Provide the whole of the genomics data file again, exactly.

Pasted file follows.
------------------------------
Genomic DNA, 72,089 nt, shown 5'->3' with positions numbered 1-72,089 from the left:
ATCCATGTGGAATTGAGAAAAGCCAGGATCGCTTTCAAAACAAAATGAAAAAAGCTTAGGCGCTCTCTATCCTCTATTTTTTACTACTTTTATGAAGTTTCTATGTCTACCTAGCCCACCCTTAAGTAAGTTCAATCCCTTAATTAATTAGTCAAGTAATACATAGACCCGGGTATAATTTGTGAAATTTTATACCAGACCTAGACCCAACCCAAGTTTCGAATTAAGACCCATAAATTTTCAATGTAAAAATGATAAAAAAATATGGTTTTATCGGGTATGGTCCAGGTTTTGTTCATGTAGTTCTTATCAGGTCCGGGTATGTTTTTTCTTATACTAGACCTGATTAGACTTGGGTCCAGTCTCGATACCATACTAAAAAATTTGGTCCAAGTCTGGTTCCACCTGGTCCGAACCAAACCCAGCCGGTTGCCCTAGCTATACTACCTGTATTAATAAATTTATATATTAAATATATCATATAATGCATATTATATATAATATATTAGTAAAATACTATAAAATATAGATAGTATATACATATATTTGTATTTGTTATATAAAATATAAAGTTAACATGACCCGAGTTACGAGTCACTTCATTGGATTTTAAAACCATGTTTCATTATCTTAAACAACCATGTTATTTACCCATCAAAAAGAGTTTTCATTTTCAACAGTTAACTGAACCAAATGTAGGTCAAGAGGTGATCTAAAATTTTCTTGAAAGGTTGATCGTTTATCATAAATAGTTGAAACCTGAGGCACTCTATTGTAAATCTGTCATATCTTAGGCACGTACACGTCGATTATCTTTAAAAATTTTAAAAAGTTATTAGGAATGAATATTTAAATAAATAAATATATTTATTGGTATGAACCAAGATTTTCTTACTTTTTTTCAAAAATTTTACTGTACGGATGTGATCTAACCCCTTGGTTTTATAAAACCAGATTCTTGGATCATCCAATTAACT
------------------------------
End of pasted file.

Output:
Genomic DNA, 72,089 nt, shown 5'->3' with positions numbered 1-72,089 from the left:
ATCCATGTGGAATTGAGAAAAGCCAGGATCGCTTTCAAAACAAAATGAAAAAAGCTTAGGCGCTCTCTATCCTCTATTTTTTACTACTTTTATGAAGTTTCTATGTCTACCTAGCCCACCCTTAAGTAAGTTCAATCCCTTAATTAATTAGTCAAGTAATACATAGACCCGGGTATAATTTGTGAAATTTTATACCAGACCTAGACCCAACCCAAGTTTCGAATTAAGACCCATAAATTTTCAATGTAAAAATGATAAAAAAATATGGTTTTATCGGGTATGGTCCAGGTTTTGTTCATGTAGTTCTTATCAGGTCCGGGTATGTTTTTTCTTATACTAGACCTGATTAGACTTGGGTCCAGTCTCGATACCATACTAAAAAATTTGGTCCAAGTCTGGTTCCACCTGGTCCGAACCAAACCCAGCCGGTTGCCCTAGCTATACTACCTGTATTAATAAATTTATATATTAAATATATCATATAATGCATATTATATATAATATATTAGTAAAATACTATAAAATATAGATAGTATATACATATATTTGTATTTGTTATATAAAATATAAAGTTAACATGACCCGAGTTACGAGTCACTTCATTGGATTTTAAAACCATGTTTCATTATCTTAAACAACCATGTTATTTACCCATCAAAAAGAGTTTTCATTTTCAACAGTTAACTGAACCAAATGTAGGTCAAGAGGTGATCTAAAATTTTCTTGAAAGGTTGATCGTTTATCATAAATAGTTGAAACCTGAGGCACTCTATTGTAAATCTGTCATATCTTAGGCACGTACACGTCGATTATCTTTAAAAATTTTAAAAAGTTATTAGGAATGAATATTTAAATAAATAAATATATTTATTGGTATGAACCAAGATTTTCTTACTTTTTTTCAAAAATTTTACTGTACGGATGTGATCTAACCCCTTGGTTTTATAAAACCAGATTCTTGGATCATCCAATTAACT